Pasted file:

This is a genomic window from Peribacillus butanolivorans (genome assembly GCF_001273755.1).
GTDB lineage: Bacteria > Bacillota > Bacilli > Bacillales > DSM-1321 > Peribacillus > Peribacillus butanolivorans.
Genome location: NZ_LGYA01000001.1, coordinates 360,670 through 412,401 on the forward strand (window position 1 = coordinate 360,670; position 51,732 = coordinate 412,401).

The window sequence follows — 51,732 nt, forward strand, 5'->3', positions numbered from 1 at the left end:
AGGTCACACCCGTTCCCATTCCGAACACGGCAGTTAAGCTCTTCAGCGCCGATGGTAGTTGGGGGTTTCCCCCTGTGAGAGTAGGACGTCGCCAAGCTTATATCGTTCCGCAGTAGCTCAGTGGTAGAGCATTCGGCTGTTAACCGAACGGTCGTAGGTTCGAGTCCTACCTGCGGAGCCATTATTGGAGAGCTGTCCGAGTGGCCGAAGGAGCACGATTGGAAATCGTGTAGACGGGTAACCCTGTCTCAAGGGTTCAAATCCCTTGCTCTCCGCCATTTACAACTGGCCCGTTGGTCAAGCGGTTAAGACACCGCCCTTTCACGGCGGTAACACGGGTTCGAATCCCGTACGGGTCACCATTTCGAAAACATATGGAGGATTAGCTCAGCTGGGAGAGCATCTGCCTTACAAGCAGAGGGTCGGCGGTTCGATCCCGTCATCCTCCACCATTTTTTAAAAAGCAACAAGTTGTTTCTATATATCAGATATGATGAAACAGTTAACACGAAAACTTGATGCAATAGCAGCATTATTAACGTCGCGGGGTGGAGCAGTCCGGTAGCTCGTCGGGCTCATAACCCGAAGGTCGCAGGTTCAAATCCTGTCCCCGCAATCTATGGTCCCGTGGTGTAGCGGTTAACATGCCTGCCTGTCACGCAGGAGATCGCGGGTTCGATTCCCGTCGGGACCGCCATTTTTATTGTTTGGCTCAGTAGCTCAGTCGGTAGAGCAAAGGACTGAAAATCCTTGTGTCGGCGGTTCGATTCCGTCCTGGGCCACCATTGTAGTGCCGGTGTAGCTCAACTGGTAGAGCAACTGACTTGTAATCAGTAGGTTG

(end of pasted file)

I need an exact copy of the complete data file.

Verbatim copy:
This is a genomic window from Peribacillus butanolivorans (genome assembly GCF_001273755.1).
GTDB lineage: Bacteria > Bacillota > Bacilli > Bacillales > DSM-1321 > Peribacillus > Peribacillus butanolivorans.
Genome location: NZ_LGYA01000001.1, coordinates 360,670 through 412,401 on the forward strand (window position 1 = coordinate 360,670; position 51,732 = coordinate 412,401).

The window sequence follows — 51,732 nt, forward strand, 5'->3', positions numbered from 1 at the left end:
AGGTCACACCCGTTCCCATTCCGAACACGGCAGTTAAGCTCTTCAGCGCCGATGGTAGTTGGGGGTTTCCCCCTGTGAGAGTAGGACGTCGCCAAGCTTATATCGTTCCGCAGTAGCTCAGTGGTAGAGCATTCGGCTGTTAACCGAACGGTCGTAGGTTCGAGTCCTACCTGCGGAGCCATTATTGGAGAGCTGTCCGAGTGGCCGAAGGAGCACGATTGGAAATCGTGTAGACGGGTAACCCTGTCTCAAGGGTTCAAATCCCTTGCTCTCCGCCATTTACAACTGGCCCGTTGGTCAAGCGGTTAAGACACCGCCCTTTCACGGCGGTAACACGGGTTCGAATCCCGTACGGGTCACCATTTCGAAAACATATGGAGGATTAGCTCAGCTGGGAGAGCATCTGCCTTACAAGCAGAGGGTCGGCGGTTCGATCCCGTCATCCTCCACCATTTTTTAAAAAGCAACAAGTTGTTTCTATATATCAGATATGATGAAACAGTTAACACGAAAACTTGATGCAATAGCAGCATTATTAACGTCGCGGGGTGGAGCAGTCCGGTAGCTCGTCGGGCTCATAACCCGAAGGTCGCAGGTTCAAATCCTGTCCCCGCAATCTATGGTCCCGTGGTGTAGCGGTTAACATGCCTGCCTGTCACGCAGGAGATCGCGGGTTCGATTCCCGTCGGGACCGCCATTTTTATTGTTTGGCTCAGTAGCTCAGTCGGTAGAGCAAAGGACTGAAAATCCTTGTGTCGGCGGTTCGATTCCGTCCTGGGCCACCATTGTAGTGCCGGTGTAGCTCAACTGGTAGAGCAACTGACTTGTAATCAGTAGGTTG